The plain language of these enforcement provisions, in effect to this day, reflects evolving Congressional intent to delegate broad authority to the Secretary to enforce the H-1 B program based upon information from a variety of sources (aggrieved and otherwise) but only when such information provides reasonable cause to investigate. The Department's investigation in the case before us, based as it was on reliable information from an H-1 B employee, was entirely consistent with the statute, the Congressional approaches behind it, and the Department's regulations.
Slip op. at 13. Finally, the Board found that its precedent decisions had affirmed a number of multiple employee awards arising out a single aggrieved-party complaint.
One member of the ARB dissented on the ground that the WHD had not complied with the provisions of 8 U.S.C. § 1182(n)(G)(ii)-(viii) and 20 C.F.R. § 655.807 (notice and opportunity to respond; the Secretary's personal certification of reasonable cause and authorization to investigate), when its expanded investigation led to reasonable cause to believe that H-1B violations may have affected H-1B employees other than the original complainant.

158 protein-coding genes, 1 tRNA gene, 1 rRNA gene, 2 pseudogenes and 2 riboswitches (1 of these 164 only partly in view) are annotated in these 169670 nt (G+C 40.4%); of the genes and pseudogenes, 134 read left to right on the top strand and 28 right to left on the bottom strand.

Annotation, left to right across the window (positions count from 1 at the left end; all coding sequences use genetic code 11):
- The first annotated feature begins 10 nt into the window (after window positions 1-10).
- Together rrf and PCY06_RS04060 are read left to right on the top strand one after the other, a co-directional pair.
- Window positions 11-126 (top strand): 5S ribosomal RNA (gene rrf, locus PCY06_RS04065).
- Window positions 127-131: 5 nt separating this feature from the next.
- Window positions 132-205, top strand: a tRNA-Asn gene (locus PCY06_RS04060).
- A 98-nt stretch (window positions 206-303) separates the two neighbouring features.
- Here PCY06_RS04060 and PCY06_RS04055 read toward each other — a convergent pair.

Time bar on scope of investigation
The Respondent argued that the INA limits the scope of an investigation and any resultant liability to adverse actions that occurred during the 12-month period immediately preceding the aggrieved party's complaint (i.e., that any violations occurring before this time period are time barred). The ARB agreed, finding that the plain language of the statute, 8 U.S.C. §§ 1182(n)(2)(A), 1182(n)(2)(G)(ii) and (vi), and the regulations, 20 C.F.R. § 655.806(a)(5), "dictate a finding that any LCA violations which occurred more than a year before [the H-1B worker] filed her complaint are not actionable." Slip op. at 15. Reviewing its caselaw, the ARB found that "the scope of a remedy for a timely filed claim is not limited by the one-year limitation period. However, each discrete violation must be timely filed on its own to be actionable; if the violation underlying the claim occurred more than 12 months before a complaint is filed, any remedies for that violation are barred under the statute." Slip op. at 16 (footnote omitted). The ARB thus reviewed the ALJ's decision to determine which violations had been timely.